7. George Kudrna & Chung Tran & Alan Wooland, 2014. "The Dynamic Fiscal Effects of Demographic Shift: The Case of Australia," ANU Working Papers in Economics and Econometrics, Australian National University, College of Business and Economics, School of Economics 2014-616, Australian National University, College of Business and Economics, School of Economics.
  8. Fernando Perera-Tallo, 2012. "Optimal Retirement Age and Aging Population," 2012 Meeting Papers, Society for Economic Dynamics 728, Society for Economic Dynamics.
  9. Takumi Naito & Laixun Zhao, 2008. "Aging, transitional dynamics, and gains from trade," Discussion Paper Series, Research Institute for Economics & Business Administration, Kobe University 215, Research Institute for Economics & Business Administration, Kobe University.
  10. Hans Fehr & Sabine Jokisch, 2006. "Demographischer Wandel und internationale Finanzmärkte," Perspektiven der Wirtschaftspolitik, Verein für Socialpolitik, Verein für Socialpolitik, vol. 7(4), pages 501-517, November.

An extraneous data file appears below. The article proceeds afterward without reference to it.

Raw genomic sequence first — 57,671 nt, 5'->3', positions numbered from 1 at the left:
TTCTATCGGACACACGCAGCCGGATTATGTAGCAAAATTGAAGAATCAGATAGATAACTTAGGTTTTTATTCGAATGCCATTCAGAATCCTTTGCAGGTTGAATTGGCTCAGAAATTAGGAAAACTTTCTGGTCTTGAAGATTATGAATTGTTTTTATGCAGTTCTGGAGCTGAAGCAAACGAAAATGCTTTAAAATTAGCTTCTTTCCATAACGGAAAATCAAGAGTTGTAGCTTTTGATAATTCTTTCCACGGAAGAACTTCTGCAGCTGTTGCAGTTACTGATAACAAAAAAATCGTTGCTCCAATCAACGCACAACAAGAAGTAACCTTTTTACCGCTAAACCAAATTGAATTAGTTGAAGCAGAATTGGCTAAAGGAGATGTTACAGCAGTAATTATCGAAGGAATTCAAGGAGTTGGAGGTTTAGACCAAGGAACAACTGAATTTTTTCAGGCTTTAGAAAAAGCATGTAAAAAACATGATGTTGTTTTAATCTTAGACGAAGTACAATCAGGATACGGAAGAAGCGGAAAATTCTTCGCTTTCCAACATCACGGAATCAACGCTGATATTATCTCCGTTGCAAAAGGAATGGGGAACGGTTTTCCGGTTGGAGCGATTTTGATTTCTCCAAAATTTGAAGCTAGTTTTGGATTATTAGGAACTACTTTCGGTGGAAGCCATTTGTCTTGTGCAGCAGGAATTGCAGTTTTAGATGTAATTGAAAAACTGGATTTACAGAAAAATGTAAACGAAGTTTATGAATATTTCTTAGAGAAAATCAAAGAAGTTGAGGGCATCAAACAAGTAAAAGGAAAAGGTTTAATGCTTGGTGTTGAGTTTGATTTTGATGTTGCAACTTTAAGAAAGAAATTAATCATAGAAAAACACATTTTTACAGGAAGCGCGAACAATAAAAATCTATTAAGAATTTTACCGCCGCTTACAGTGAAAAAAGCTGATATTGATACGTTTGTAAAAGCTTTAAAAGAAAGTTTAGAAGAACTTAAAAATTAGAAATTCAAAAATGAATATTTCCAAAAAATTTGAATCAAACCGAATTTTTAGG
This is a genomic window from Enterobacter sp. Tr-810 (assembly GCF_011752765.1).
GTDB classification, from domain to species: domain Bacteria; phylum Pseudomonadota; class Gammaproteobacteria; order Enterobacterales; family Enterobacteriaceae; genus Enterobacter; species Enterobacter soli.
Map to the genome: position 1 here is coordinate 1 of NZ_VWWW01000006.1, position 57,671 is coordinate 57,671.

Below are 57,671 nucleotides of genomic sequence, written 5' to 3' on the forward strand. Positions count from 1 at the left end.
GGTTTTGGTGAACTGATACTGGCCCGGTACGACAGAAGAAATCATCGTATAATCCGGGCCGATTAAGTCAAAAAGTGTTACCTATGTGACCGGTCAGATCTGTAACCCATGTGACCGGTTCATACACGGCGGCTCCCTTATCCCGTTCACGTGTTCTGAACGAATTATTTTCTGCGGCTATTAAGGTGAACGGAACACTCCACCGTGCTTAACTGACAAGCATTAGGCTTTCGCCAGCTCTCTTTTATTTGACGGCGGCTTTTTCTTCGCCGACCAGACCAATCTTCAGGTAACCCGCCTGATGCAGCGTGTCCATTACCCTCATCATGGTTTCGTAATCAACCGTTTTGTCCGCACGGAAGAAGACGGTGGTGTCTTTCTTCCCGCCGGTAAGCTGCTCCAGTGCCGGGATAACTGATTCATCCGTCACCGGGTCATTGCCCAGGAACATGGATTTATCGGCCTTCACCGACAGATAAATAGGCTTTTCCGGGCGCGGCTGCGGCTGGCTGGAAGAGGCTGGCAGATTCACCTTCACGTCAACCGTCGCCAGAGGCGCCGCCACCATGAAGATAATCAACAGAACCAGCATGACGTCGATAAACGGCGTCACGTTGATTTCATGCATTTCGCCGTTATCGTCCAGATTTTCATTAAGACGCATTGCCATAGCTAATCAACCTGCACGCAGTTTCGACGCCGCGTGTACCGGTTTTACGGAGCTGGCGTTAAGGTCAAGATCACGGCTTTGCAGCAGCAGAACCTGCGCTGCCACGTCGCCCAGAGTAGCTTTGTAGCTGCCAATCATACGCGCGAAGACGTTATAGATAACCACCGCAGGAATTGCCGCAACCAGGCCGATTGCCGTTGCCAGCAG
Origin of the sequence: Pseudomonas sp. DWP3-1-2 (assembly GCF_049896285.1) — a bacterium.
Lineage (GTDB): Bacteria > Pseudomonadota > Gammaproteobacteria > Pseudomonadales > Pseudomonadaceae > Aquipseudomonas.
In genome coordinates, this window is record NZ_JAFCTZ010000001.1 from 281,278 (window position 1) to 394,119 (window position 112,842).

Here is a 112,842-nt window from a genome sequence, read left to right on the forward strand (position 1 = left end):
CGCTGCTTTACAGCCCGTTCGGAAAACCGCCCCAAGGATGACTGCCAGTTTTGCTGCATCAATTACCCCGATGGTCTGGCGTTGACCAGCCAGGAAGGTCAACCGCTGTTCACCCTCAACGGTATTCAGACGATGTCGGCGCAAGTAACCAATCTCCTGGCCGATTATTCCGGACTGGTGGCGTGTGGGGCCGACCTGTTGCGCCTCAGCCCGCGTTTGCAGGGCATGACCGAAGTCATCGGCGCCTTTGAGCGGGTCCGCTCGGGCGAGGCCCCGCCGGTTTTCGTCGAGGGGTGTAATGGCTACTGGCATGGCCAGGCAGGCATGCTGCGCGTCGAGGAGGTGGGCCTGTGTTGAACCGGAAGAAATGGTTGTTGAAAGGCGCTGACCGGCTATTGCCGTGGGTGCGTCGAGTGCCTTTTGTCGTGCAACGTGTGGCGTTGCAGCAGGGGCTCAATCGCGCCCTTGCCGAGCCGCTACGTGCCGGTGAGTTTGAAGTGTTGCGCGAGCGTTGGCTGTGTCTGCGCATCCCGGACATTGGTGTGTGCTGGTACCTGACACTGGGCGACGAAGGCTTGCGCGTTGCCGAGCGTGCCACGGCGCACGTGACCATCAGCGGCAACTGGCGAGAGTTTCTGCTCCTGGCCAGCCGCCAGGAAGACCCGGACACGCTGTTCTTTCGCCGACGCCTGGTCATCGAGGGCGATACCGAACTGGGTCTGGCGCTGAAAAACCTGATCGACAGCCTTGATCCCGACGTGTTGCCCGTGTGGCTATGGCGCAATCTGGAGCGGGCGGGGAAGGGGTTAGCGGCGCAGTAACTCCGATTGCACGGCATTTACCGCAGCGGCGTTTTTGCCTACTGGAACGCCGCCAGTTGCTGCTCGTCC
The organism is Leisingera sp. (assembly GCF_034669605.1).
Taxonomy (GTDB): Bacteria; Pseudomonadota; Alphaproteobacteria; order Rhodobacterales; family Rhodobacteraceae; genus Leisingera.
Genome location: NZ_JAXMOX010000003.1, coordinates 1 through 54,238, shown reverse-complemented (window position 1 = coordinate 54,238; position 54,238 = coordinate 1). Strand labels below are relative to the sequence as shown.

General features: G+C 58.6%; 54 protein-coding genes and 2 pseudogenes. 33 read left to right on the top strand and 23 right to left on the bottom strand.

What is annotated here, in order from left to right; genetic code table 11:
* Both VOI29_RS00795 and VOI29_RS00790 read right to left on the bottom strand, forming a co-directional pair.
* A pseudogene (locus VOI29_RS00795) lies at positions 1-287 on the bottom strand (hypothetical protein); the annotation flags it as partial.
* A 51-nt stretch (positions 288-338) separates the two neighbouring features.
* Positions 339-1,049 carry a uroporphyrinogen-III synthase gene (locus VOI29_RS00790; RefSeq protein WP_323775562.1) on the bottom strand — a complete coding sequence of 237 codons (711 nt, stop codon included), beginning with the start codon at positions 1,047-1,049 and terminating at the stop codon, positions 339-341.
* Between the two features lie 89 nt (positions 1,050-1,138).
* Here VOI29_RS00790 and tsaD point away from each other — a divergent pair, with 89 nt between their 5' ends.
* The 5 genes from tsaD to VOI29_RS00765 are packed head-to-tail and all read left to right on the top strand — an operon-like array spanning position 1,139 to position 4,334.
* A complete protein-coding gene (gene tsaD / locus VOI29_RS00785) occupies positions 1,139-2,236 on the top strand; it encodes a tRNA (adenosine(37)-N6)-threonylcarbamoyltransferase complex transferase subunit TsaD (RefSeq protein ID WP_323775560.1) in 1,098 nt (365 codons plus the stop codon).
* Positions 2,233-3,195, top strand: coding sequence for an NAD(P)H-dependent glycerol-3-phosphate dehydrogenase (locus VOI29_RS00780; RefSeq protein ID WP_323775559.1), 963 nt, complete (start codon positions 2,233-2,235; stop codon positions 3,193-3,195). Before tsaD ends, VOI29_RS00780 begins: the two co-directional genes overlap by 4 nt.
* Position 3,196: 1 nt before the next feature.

11. Chung Tran, 2014. "Temptation and Taxation with Elastic Labor," ANU Working Papers in Economics and Econometrics, Australian National University, College of Business and Economics, School of Economics 2014-617, Australian National University, College of Business and Economics, School of Economics.
  12. Simon Gilchrist & Egon Zakrajsek, 2007. "Investment and the Cost of Capital: New Evidence from the Corporate Bond Market," NBER Working Papers 13174, National Bureau of Economic Research, Inc.
  13. Sabine Jokisch & Laurence J. Kotlikoff, 2005. "Simulating the Dynamic Macroeconomic and Microeconomic Effects of the FairTax," NBER Working Papers 11858, National Bureau of Economic Research, Inc.
  14. Melnikov, N.B. & O'Neill, B.C. & Dalton, M.G., 2012. "Accounting for household heterogeneity in general equilibrium economic growth models," Energy Economics, Elsevier, Elsevier, vol. 34(5), pages 1475-1483.